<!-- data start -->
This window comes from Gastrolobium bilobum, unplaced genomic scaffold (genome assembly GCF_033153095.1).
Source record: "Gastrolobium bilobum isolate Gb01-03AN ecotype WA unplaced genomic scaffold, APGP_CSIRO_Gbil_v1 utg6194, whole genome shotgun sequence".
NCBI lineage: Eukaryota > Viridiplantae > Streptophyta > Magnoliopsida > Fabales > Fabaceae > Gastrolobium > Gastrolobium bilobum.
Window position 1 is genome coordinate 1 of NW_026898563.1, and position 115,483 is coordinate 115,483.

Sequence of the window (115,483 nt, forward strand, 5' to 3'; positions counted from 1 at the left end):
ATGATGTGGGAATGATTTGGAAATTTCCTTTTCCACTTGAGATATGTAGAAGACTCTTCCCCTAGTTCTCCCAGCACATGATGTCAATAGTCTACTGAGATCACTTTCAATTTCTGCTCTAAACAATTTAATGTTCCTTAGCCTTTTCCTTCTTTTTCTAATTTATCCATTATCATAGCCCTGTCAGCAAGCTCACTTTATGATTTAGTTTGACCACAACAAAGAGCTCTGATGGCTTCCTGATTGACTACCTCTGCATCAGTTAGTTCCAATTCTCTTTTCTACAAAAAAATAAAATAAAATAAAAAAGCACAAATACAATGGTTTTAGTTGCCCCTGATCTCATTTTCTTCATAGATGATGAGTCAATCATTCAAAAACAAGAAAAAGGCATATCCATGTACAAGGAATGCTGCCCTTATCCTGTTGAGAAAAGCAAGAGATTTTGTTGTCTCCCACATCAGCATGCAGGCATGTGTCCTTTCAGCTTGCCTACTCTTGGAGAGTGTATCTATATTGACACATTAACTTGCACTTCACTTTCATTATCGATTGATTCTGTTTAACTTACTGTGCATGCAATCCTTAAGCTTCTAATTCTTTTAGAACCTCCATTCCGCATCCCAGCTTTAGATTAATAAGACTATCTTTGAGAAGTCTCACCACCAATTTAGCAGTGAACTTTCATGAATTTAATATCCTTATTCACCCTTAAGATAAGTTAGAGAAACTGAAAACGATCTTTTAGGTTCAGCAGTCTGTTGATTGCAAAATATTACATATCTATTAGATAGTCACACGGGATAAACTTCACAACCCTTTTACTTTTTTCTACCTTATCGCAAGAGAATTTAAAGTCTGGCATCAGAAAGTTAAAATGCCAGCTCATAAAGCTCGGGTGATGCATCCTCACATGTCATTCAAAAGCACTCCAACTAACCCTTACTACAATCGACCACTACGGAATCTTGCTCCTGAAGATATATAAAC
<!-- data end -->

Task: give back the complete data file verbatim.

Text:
This window comes from Gastrolobium bilobum, unplaced genomic scaffold (genome assembly GCF_033153095.1).
Source record: "Gastrolobium bilobum isolate Gb01-03AN ecotype WA unplaced genomic scaffold, APGP_CSIRO_Gbil_v1 utg6194, whole genome shotgun sequence".
NCBI lineage: Eukaryota > Viridiplantae > Streptophyta > Magnoliopsida > Fabales > Fabaceae > Gastrolobium > Gastrolobium bilobum.
Window position 1 is genome coordinate 1 of NW_026898563.1, and position 115,483 is coordinate 115,483.

Sequence of the window (115,483 nt, forward strand, 5' to 3'; positions counted from 1 at the left end):
ATGATGTGGGAATGATTTGGAAATTTCCTTTTCCACTTGAGATATGTAGAAGACTCTTCCCCTAGTTCTCCCAGCACATGATGTCAATAGTCTACTGAGATCACTTTCAATTTCTGCTCTAAACAATTTAATGTTCCTTAGCCTTTTCCTTCTTTTTCTAATTTATCCATTATCATAGCCCTGTCAGCAAGCTCACTTTATGATTTAGTTTGACCACAACAAAGAGCTCTGATGGCTTCCTGATTGACTACCTCTGCATCAGTTAGTTCCAATTCTCTTTTCTACAAAAAAATAAAATAAAATAAAAAAGCACAAATACAATGGTTTTAGTTGCCCCTGATCTCATTTTCTTCATAGATGATGAGTCAATCATTCAAAAACAAGAAAAAGGCATATCCATGTACAAGGAATGCTGCCCTTATCCTGTTGAGAAAAGCAAGAGATTTTGTTGTCTCCCACATCAGCATGCAGGCATGTGTCCTTTCAGCTTGCCTACTCTTGGAGAGTGTATCTATATTGACACATTAACTTGCACTTCACTTTCATTATCGATTGATTCTGTTTAACTTACTGTGCATGCAATCCTTAAGCTTCTAATTCTTTTAGAACCTCCATTCCGCATCCCAGCTTTAGATTAATAAGACTATCTTTGAGAAGTCTCACCACCAATTTAGCAGTGAACTTTCATGAATTTAATATCCTTATTCACCCTTAAGATAAGTTAGAGAAACTGAAAACGATCTTTTAGGTTCAGCAGTCTGTTGATTGCAAAATATTACATATCTATTAGATAGTCACACGGGATAAACTTCACAACCCTTTTACTTTTTTCTACCTTATCGCAAGAGAATTTAAAGTCTGGCATCAGAAAGTTAAAATGCCAGCTCATAAAGCTCGGGTGATGCATCCTCACATGTCATTCAAAAGCACTCCAACTAACCCTTACTACAATCGACCACTACGGAATCTTGCTCCTGAAGATATATAAAC